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Swarna Jayanti Shahari Rozgar Yojana

Swarna Jayanti Shahari Rozgar Yojana

Swarna Jayanti Shahari Rozgar Yojana

Swarna Jayanthi Shahari Rozgar Yojana was launched as a replacement of three other schemes that addressed poverty alleviation, namely Nehru Rozgar Yojana (NRY), Urban Basic Services for the Poor (UBSP), and Prime Minister’s Integrated Urban Poverty Eradication Program (PMIUPEP). The scheme was later refurbished in the year 2009 with revised guidelines. This article seeks to provide awareness of this welfare initiative.

Funding Pattern

The scheme will be funded on a ratio of 75:25, wherein the Central Government contributes the majority and the state governments the least.  The ratio of funding differs for special category states, where the same has been affixed as 90:10 in a similar proportion between the Central and State Governments.

The states classified as special category includes:

  • Arunachal Pradesh
  • Assam
  • Manipur
  • Meghalaya
  • Mizoram
  • Nagaland
  • Sikkim
  • Tripura
  • Jammu & Kashmir
  • Himachal Pradesh
  • Uttarakhand


The scheme is primarily aimed at providing profitable employment to the urban unemployed and the underemployed poor by encouraging the setting up of self-employment ventures or provision of wage employment. Its other objectives include:

  • Promotion of skill development and training programs so as to provide the urban poor with access to employment opportunities opened up by the market to undertake self-employment.
  • The Empowerment of the community to address the issues of urban poverty through suitable self-managed community structures like Neighborhood Groups (NHGs), Neighborhood Committees (NHC), Community Development Society (CDS), etc.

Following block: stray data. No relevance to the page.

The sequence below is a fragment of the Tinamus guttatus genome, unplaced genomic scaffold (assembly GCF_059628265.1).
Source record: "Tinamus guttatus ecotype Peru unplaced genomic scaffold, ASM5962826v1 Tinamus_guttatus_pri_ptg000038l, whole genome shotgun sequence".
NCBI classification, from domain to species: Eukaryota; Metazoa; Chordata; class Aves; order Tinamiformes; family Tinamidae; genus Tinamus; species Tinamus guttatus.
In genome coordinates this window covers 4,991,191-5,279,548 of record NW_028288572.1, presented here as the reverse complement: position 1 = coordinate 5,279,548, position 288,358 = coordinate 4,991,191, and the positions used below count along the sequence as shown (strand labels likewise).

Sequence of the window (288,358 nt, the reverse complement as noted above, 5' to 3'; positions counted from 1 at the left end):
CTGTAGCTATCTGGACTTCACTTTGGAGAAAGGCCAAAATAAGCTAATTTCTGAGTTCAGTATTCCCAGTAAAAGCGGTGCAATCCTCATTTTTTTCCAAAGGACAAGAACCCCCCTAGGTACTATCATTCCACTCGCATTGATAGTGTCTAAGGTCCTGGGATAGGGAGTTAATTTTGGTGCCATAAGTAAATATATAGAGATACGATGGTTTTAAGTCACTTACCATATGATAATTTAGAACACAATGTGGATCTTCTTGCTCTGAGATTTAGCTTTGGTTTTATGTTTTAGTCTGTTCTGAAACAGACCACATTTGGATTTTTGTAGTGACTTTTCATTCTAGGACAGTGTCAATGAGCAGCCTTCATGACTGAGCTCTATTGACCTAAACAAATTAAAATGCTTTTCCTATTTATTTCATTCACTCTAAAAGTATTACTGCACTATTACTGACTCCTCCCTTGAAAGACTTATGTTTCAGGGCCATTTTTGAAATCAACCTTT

Target Population

The scheme caters to the urban poor who belong to the Below Poverty Line (BPL) segment. The task of classifying families under this category is vested with the Planning Commission of India.

Components of the Scheme

The scheme consists of five major components, which are:

  • Urban Self-Employment Program (USEP)
  • Urban Women Self-Help Program (UWSP)
  • Skill Training for Employment Promotion amongst Urban Poor (STEP-UP)
  • Urban Wage Employment Program (UWEP)
  • Urban Community Development Network (UCDN)

Apart from these, a special component program known as the Urban Programme for Poverty reduction among SCs and STs (UPPS) will form a part of USEP and STEP-UP.

The rest of the article explores these components in detail.

Urban Self-Employment Program

This component is further classified into two sub-components, which includes:

  • Assistance to individual urban poor beneficiaries for setting up profitable self-employment ventures (loan and subsidy).
  • Technology/marketing/infrastructure/knowledge and other support provided to the urban poor for setting up their enterprises as well as marketing their products (technology, marketing and other support).

Target Groups

The benefits of USEP are extended to the BPL (Below the Poverty Line) segment of the urban population. The program lays special emphasis on women, people associated with the Scheduled Castes (SC)/Scheduled Tribes (ST), different-abled people and such other categories as may be indicated by the Government from time-to-time.

Identification of Beneficiaries

The beneficiaries will be spotted through a house-to-house survey, with a focus on slums and low-income settlements. Model Formats for executing slum survey, household survey and livelihoods survey will be laid out by the Ministry of Housing & Urban Poverty Alleviation. Community strictures such as Neighborhood Groups, Neighborhood Committees and Community Development Societies are entrusted with the task of identifying the beneficiaries through the assistance of the City/Town Urban Poverty Alleviation Cell (UPA Cell). Assistance for this purpose could also be sought from NGOs or other identified bodies.

Cluster Approach

The scheme must be identifiably approached on the basis of clusters, and all adults in such clusters must be rendered with the benefits of skill development, self-employment or wage employment to ensure that no urban poor household is ill-equipped with the means of earning income.